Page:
Science Digest: Positive Thinking May Be a Negative
Positive Is Negative
Despite what all those self-help books say, repeating positive statements apparently does not help people with low self-esteem feel better about themselves. In fact, it tends to make them feel worse, according to new research.
Joanne Wood of the University of Waterloo in Ontario and two colleagues conducted experiments in which they asked students to repeat statements to themselves such as "I am a lovable person" -- then measured how it affected their mood.
"From at least as far back as Norman Vincent Peale's "The Power of Positive Thinking" (1952), the media have advocated saying favorable things to oneself," the researchers wrote in a recent issue of the journal Psychological Science. "At this moment, thousands of people across North America are probably silently repeating positive statements to themselves."
But in one of their studies involving 32 male and 36 female psychology students, the researchers found that repeating the phrase did not improve the mood of those who had low self-esteem, as measured by a standard test. They actually ended up feeling worse, and the gap between those with high and low self-esteem widened.
The findings did not change even if participants were instructed to focus on how the statement might be true about them, as they were in a second study involving 12 men and 39 women.
The results "suggest that for certain people, positive self-statements may not only be ineffective, but actually detrimental," the researchers wrote. More research is needed to understand that effect. "One possibility is that, like over-positive praise, they can elicit contradictory thoughts" and prompt people to focus on how the positive statement is not true about them.
-- Rob Stein
Scientists have long believed that birds inherited their three-fingered claws from dinosaurs. The transition from five fingers to three took place while dinosaurs still roamed the earth, but a long-running controversy has centered on which two fingers were lost through natural selection. The conventional wisdom has long been that the most advanced species of therapods, the dinosaurs who are the ancestors of today's birds, lost the last two fingers on their hands -- or, to anthropomorphize, the "ring finger" and the "little finger."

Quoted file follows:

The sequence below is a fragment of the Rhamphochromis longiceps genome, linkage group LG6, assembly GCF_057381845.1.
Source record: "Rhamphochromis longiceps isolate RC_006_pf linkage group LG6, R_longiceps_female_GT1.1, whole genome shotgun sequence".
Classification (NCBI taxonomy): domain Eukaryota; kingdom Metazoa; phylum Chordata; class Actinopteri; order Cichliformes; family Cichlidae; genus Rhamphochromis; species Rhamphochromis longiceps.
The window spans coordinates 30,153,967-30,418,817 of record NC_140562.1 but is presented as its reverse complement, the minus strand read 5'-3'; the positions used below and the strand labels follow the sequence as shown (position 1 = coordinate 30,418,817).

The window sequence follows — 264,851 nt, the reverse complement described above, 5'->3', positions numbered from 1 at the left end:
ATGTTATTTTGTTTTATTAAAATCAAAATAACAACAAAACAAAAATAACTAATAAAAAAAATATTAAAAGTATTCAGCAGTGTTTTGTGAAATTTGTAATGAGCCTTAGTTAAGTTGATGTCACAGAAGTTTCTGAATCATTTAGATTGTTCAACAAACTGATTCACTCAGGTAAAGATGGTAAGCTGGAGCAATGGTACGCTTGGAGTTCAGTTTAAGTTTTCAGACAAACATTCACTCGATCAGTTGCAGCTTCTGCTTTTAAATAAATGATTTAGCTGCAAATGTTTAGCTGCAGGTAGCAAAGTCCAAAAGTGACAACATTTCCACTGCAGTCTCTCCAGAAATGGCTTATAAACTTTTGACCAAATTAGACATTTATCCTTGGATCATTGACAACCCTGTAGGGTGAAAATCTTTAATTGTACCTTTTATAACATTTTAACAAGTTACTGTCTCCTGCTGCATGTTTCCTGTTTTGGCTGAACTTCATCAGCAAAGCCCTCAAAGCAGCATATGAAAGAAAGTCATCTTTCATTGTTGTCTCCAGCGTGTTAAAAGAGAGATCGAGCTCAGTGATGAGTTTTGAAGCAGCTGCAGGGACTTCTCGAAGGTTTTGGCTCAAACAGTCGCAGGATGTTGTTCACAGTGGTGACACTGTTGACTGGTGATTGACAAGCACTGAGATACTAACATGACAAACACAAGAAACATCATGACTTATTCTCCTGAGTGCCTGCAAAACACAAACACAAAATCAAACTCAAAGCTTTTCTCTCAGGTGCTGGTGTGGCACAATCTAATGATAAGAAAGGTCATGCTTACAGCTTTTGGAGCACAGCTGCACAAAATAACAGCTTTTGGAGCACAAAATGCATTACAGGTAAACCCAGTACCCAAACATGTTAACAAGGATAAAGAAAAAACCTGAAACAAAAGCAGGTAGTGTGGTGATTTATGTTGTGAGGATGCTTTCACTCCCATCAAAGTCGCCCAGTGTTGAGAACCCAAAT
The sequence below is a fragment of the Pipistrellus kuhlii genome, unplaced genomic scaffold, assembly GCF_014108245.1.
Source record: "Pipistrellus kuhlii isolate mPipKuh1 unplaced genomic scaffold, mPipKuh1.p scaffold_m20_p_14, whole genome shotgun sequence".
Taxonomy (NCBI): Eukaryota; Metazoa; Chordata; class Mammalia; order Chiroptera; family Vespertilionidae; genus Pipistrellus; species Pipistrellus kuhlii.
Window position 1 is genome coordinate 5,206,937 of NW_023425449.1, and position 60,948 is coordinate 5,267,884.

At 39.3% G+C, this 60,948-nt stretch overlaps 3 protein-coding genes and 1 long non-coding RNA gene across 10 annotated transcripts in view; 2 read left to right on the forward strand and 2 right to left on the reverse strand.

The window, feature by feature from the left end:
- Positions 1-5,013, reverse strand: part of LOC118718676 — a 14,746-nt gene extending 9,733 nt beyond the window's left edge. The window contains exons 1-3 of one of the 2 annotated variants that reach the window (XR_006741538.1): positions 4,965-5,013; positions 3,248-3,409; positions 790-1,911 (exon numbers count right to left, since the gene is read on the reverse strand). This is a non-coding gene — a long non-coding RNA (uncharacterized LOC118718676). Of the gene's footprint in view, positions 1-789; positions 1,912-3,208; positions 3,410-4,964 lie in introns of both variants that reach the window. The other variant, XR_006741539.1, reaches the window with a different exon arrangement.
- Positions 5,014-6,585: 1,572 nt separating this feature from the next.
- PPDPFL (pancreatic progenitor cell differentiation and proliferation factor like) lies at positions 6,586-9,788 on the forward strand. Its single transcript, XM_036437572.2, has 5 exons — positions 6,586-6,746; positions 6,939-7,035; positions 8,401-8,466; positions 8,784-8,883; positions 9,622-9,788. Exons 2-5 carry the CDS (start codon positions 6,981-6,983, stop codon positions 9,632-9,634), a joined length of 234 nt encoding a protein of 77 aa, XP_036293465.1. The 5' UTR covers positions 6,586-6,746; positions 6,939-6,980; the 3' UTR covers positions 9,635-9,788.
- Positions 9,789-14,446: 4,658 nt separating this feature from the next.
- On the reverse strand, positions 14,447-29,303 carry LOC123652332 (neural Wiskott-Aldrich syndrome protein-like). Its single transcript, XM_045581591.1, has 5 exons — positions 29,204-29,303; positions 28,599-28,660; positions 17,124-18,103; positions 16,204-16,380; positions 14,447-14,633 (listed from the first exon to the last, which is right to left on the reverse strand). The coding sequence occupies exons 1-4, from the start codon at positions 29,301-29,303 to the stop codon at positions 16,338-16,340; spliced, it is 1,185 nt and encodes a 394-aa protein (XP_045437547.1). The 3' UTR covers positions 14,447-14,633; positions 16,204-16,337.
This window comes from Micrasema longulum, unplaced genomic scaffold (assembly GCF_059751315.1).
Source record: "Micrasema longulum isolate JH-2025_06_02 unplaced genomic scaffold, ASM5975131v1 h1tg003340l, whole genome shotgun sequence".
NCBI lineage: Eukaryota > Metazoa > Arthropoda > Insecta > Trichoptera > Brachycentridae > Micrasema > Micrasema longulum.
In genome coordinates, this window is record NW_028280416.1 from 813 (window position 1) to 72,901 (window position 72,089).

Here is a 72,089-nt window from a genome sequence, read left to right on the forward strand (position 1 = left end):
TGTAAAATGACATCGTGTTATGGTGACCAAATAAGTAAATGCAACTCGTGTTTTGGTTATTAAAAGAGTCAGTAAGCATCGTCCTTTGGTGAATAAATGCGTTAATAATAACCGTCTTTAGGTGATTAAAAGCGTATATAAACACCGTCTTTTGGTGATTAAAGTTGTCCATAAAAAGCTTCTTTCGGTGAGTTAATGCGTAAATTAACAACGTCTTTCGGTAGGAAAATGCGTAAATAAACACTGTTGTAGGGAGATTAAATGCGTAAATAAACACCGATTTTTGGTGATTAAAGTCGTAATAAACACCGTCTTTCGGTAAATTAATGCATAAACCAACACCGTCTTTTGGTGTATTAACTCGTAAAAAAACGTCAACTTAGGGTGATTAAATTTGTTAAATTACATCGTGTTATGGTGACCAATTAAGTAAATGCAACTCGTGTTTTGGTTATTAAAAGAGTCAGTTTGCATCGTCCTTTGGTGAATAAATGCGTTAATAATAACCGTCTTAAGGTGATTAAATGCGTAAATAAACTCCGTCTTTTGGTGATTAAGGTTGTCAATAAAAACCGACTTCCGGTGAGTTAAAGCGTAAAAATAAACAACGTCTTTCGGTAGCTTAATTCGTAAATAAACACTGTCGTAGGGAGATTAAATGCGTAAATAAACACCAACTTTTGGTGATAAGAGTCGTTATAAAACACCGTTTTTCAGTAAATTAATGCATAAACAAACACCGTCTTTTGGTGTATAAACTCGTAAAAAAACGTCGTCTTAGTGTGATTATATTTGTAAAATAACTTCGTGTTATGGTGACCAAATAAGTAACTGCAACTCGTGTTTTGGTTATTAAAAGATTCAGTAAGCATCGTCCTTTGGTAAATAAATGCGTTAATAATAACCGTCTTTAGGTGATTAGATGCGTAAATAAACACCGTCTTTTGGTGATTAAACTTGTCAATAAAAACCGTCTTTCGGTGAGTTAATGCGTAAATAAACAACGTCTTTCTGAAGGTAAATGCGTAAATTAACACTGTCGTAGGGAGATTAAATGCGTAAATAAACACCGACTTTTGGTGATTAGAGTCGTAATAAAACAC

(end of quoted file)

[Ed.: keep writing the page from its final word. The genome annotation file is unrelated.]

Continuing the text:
A new dinosaur find in China suggests a different answer: The first and fifth fingers were lost. Scientists said that a dinosaur found in a 159-million-year-old deposit in a mine in northwestern China was a transitional beast between five-fingered and three-fingered creatures, and that the fossil revealed an animal whose first finger had shrunk sharply and whose second finger had greatly increased in size.
James Clark at the George Washington University and his colleagues said each subsequent finger on the dinosaur took on the shape of the digit next to it, eliminating the last finger as well.
The recently discovered dinosaur paid a nasty price for its contribution to science: It has been dubbed Limusaurus inextricabilis -- as in "mire lizard that could not escape" -- because it was found in a pit where several dinosaurs apparently died stacked above one another.